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Commentary: PATIENT SAFETY FORUM |

Simulation to Enhance Patient SafetySimulation to Enhance Patient Safety: Why Aren’t We There Yet?

Rajesh Aggarwal, PhD; Ara Darzi, PC, KBE, MD
Author and Funding Information

From the Department of Surgery and Cancer, Imperial College Healthcare, Imperial College, London, England.

Correspondence to: Rajesh Aggarwal, PhD, Department of Surgery and Cancer, St. Mary’s Campus, Imperial College Healthcare NHS Trust, 10th Floor, Queen Elizabeth the Queen Mother Building, St. Mary’s Hospital, Praed St, London, W2 1NY, United Kingdom; e-mail: rajesh.aggarwal@imperial.ac.uk


For editorial comment see page 840

Funding/Support: Dr Aggarwal is funded by a Clinician Scientist Award from the National Institute of Health Research, Department of Health, UK.

Reproduction of this article is prohibited without written permission from the American College of Chest Physicians (http://www.chestpubs.org/site/misc/reprints.xhtml).


© 2011 American College of Chest Physicians


Chest. 2011;140(4):854-858. doi:10.1378/chest.11-0728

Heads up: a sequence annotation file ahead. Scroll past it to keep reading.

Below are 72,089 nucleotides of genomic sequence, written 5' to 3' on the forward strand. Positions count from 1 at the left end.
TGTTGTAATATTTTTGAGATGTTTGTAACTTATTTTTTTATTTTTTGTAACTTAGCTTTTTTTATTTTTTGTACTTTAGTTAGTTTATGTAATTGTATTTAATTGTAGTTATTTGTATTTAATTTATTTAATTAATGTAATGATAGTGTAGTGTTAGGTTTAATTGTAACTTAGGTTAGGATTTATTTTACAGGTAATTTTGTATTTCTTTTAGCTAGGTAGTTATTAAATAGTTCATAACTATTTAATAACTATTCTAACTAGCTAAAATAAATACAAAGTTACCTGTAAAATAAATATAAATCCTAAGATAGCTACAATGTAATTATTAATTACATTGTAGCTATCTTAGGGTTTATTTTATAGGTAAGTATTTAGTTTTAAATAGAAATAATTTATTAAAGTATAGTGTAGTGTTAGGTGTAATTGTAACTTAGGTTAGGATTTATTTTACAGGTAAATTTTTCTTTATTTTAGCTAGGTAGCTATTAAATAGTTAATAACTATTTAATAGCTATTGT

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The delivery of state-of-the-art medical care is complex, with large numbers of treatment strategies often available to individual patients. It is paramount to ensure that each patient receives optimal treatment in a safe, effective, and timely manner. Evidence suggests that an unacceptably high number of patients currently experience suboptimal care as the result of adverse events and medical error. Simulation-based training reduces medical error, enhances clinical outcomes, and reduces the cost of clinical care. It is surprising that medical simulation is not routinely integrated into the training curricula of all health-care professionals. Simulation enables doctors to practice and hone their technical, communication, decision making, and crisis management skills in a safe and educationally orientated environment. The process can foster the development of interprofessional working skills, leading to enhanced patient outcomes. Selection, credentialing, and revalidation of medical professionals are also possible in a simulation setting, enabling maintenance of standards of practice throughout a medical career. In order for simulation to become a part of the medical curriculum, collaborative efforts are required from academics, physicians, managers, and policy makers alike. Bringing these groups together, while a challenge, can lead to high-level outputs in medical care, which will benefit all.


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